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Last edited by Custom10; 04-06-2013 at 09:36 AM.
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Old 04-07-2013, 06:46 AM
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Use a ford mid 90's electric fan from a t-bird or taurus.

if your are don't a disk swap then don't forget to also get the 5 lug axles. They also bolt right in into the 67 housing.


You will also need a set 5 lug wheels.
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Old 04-08-2013, 10:48 AM
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Got it. Keep the great tips comin! I thought some more over the weekend about this and originally I was going to put a little bit bigger cam in the Mopar but then again, not really looking to go totally nuts. So, in everybody's opinion, would there be a need for a super coil electronic ignition or just go with a straight conversion over from points to electronic? That may have sounded really contradictory but I dont have alot of experience with converting over from points. I remember a really simple kit that you could buy back in the 80's that you installed in place of the point setup inside the distributor.
Also, I plan on getting an aluminum intake for it also. With a stock cam, what kind of aluminum 4 barrel intake and what size carburator would you guys suggest?
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Old 04-08-2013, 01:45 PM
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Quote:
Originally Posted by Karcrazy View Post
Got it. Keep the great tips comin! I thought some more over the weekend about this and originally I was going to put a little bit bigger cam in the Mopar but then again, not really looking to go totally nuts. So, in everybody's opinion, would there be a need for a super coil electronic ignition or just go with a straight conversion over from points to electronic? That may have sounded really contradictory but I dont have alot of experience with converting over from points. I remember a really simple kit that you could buy back in the 80's that you installed in place of the point setup inside the distributor.
Also, I plan on getting an aluminum intake for it also. With a stock cam, what kind of aluminum 4 barrel intake and what size carburator would you guys suggest?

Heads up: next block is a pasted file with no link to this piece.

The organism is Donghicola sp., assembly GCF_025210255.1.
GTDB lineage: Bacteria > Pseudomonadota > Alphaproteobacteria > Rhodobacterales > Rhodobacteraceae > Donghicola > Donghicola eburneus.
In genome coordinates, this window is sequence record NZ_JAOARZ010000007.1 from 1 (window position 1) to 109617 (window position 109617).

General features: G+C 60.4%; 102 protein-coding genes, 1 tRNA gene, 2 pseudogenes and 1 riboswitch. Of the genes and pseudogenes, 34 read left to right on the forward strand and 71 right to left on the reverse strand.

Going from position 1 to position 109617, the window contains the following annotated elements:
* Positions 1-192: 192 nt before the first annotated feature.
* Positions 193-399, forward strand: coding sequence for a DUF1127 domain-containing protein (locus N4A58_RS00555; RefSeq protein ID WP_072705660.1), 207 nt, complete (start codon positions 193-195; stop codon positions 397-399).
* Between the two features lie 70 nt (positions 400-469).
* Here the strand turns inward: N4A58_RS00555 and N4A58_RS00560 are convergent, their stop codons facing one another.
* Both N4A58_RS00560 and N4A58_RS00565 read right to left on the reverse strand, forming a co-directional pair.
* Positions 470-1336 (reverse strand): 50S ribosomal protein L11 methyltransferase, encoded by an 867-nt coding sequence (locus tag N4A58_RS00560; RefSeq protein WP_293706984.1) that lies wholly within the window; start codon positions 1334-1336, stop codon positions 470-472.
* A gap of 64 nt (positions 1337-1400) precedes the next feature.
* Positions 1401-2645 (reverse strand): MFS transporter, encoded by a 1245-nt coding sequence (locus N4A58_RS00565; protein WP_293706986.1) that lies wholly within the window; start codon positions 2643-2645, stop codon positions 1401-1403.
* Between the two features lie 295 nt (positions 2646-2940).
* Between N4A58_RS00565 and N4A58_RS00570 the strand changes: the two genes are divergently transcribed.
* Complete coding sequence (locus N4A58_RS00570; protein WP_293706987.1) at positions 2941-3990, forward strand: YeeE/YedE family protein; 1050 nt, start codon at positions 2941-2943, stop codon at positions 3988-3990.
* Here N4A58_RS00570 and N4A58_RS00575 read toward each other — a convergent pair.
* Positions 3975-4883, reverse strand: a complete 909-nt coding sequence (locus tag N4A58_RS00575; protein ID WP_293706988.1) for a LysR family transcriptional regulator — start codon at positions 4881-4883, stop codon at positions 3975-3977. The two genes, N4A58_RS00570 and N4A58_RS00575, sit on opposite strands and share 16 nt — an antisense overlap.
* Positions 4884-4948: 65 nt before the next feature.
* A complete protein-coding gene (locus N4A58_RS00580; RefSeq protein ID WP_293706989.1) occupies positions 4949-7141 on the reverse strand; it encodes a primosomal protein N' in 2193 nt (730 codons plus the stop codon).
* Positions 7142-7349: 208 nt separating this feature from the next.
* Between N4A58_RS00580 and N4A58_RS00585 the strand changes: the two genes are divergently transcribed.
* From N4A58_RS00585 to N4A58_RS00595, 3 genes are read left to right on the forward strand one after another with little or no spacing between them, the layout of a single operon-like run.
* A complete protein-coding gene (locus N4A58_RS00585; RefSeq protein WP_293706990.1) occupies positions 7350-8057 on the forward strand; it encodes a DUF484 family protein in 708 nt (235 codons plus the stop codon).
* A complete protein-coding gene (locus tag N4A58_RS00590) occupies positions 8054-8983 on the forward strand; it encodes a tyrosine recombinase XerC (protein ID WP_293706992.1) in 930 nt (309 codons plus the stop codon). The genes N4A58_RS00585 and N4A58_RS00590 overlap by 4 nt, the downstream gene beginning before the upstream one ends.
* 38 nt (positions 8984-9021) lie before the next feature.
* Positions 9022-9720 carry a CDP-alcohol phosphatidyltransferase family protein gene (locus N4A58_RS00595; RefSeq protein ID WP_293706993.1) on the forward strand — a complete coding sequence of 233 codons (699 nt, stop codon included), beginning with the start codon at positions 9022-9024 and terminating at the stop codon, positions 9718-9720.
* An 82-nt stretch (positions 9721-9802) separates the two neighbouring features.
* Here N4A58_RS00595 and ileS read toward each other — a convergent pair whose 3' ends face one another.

Here's what you're thinking about.....
Ignitor
I wouldn't change the camshaft until I knew for sure what the actual static compression ratio of the motor is. I know fellows have changed cams in motors for decades without knowing anything about the inside of their motor, but that doesn't mean they did it right!!!!!

Static compression ratio should be matched to the intake closing point of the camshaft in order to generate the proper cylinder pressure for the fuel you're using. It's called Dynamic Compression Ratio and if you're going to maximize your cam change, you need to figure it all out first.

As far as an intake manifold, with a stock cam I'd retain the stock intake manifold, unless you just want to lighten your wallet and take a few pounds off the front of the truck. AGAIN, the Chrysler engineers figured the exact size and length of the intake runners on the stock piece to provide the best overall performance. Until you tear into the motor and change everything, I would leave the stock piece on there. A 600/650 carb will be all you need.
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Old 04-08-2013, 02:24 PM
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Yes, that is exactly what I remember and now that I see the name I remember that also. What you said makes sense. The 1965 383 Mopar with a 4 barrel carb is rated at 330 hp (at least from what I found on the net) thats plenty actually for such a light truck really. I may gain a few horses with headers, dont need to make a wheelie machine or have something that I cant keep rear tires on,,,,,,yet.

Thanks!